Although the guest rooms are lovely, you probably won’t spend a lot of time in them. A cozy library and spacious great room are popular places to take tea in the afternoon upon return from the day’s excursions. There is also a indoor pool and sauna, plus a deck that overlooks Lago Argentina and is wonderful on a warm day. All meals are served in the airy dining room, and the food is prepared exceptionally well. Because the lodge sits in a protected national reserve, almost all the ingredients ship from Buenos Aires; but they taste as fresh as if they came from an estancia down the road. For those less familiar with Argentine grapes, the helpful staff can guide newbies through their list of Cabernets, Malbecs and Pinot Noirs.

Excursions include ice trekking, horseback riding and outings to isolated estancias as well as hiking and mountain biking on Eolo’s expansive property. Keep in mind that the majority of activities are not on-property a la Chile’s Explora properties, so travelers must plan ahead to book guides and cars for excursions. Children above the age of fourteen are welcome, but the subdued and sophisticated atmosphere and physically strenuous excursions make both Eolo and Calafate in general a better fit for adults or older teens.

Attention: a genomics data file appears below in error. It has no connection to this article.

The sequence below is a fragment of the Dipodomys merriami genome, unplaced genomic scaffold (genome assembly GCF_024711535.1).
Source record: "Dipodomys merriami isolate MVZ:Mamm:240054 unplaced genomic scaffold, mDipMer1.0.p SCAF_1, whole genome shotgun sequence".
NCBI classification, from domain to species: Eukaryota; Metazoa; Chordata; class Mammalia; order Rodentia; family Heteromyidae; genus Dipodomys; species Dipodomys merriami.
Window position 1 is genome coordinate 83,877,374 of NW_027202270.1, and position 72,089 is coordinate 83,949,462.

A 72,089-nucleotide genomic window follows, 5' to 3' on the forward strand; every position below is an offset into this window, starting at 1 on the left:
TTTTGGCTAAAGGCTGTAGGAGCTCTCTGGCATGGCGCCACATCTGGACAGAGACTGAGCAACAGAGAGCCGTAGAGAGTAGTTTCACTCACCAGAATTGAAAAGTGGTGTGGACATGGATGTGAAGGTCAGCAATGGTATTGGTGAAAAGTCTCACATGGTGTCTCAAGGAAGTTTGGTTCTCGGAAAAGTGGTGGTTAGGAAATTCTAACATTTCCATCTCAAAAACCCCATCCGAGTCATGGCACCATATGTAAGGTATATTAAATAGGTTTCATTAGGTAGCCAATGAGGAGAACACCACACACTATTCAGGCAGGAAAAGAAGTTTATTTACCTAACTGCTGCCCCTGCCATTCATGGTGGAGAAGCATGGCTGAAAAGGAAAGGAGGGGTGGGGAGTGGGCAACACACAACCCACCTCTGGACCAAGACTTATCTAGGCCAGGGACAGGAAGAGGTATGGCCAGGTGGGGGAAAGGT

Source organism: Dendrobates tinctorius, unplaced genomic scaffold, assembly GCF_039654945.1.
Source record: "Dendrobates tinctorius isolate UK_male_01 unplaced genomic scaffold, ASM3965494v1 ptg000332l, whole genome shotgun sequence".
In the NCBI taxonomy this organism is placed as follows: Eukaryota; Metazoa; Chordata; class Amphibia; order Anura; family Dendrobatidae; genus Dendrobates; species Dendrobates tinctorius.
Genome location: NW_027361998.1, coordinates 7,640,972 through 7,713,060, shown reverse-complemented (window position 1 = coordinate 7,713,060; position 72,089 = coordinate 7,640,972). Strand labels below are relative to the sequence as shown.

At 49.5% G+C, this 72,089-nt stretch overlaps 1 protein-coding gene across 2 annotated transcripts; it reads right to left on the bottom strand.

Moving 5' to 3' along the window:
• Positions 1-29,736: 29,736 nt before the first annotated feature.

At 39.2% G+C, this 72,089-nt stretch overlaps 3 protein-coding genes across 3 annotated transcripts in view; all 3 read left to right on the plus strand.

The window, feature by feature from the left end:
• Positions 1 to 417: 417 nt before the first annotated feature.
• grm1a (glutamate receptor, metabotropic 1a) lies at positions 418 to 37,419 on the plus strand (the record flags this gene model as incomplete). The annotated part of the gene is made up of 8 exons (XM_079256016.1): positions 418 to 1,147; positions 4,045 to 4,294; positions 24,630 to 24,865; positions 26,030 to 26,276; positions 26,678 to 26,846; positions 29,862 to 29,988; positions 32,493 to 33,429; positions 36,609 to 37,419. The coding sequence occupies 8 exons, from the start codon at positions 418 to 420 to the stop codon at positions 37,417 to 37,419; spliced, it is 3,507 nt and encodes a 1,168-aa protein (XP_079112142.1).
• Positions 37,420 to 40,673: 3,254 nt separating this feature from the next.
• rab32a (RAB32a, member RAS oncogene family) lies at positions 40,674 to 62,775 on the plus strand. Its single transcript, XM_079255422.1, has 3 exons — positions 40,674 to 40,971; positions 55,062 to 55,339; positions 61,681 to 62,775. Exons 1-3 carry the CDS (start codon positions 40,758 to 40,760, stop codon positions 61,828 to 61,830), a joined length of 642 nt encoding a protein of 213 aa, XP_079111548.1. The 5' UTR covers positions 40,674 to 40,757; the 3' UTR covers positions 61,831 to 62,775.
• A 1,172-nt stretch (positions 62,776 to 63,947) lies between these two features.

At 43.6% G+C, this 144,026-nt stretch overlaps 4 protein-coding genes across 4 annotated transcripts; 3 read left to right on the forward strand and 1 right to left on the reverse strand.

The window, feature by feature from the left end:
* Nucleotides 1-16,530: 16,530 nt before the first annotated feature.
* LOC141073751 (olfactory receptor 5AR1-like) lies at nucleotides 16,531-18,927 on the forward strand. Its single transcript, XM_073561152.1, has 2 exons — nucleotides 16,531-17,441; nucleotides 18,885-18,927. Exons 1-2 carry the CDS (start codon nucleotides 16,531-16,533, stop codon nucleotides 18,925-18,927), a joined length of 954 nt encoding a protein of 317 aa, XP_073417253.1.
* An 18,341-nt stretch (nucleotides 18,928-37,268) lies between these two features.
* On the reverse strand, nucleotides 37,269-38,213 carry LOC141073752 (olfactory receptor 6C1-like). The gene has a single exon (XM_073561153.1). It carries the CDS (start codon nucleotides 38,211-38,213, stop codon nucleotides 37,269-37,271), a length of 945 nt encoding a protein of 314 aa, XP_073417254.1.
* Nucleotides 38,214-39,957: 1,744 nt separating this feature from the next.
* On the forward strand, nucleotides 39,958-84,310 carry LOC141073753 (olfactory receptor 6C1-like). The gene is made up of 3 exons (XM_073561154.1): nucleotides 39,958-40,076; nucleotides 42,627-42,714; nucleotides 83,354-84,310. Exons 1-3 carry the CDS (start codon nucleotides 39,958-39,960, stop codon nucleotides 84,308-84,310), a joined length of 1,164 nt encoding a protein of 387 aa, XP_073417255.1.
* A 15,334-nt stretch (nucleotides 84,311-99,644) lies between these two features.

There’s a local legend that those who eat the berries from the Calafate bush will return to Patagonia. I think the same could also be said of the house blend tea and mini lemon tarts served each afternoon at Eolo. Kick off your boots and snack on these while watching the sun fade beyond the Andes, and I guarantee you’ll be planning your next trip by the time you get home.

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Mountains Hills at Estancia Cristina , Argentine Patagonia, Argentina

Estancia Cristina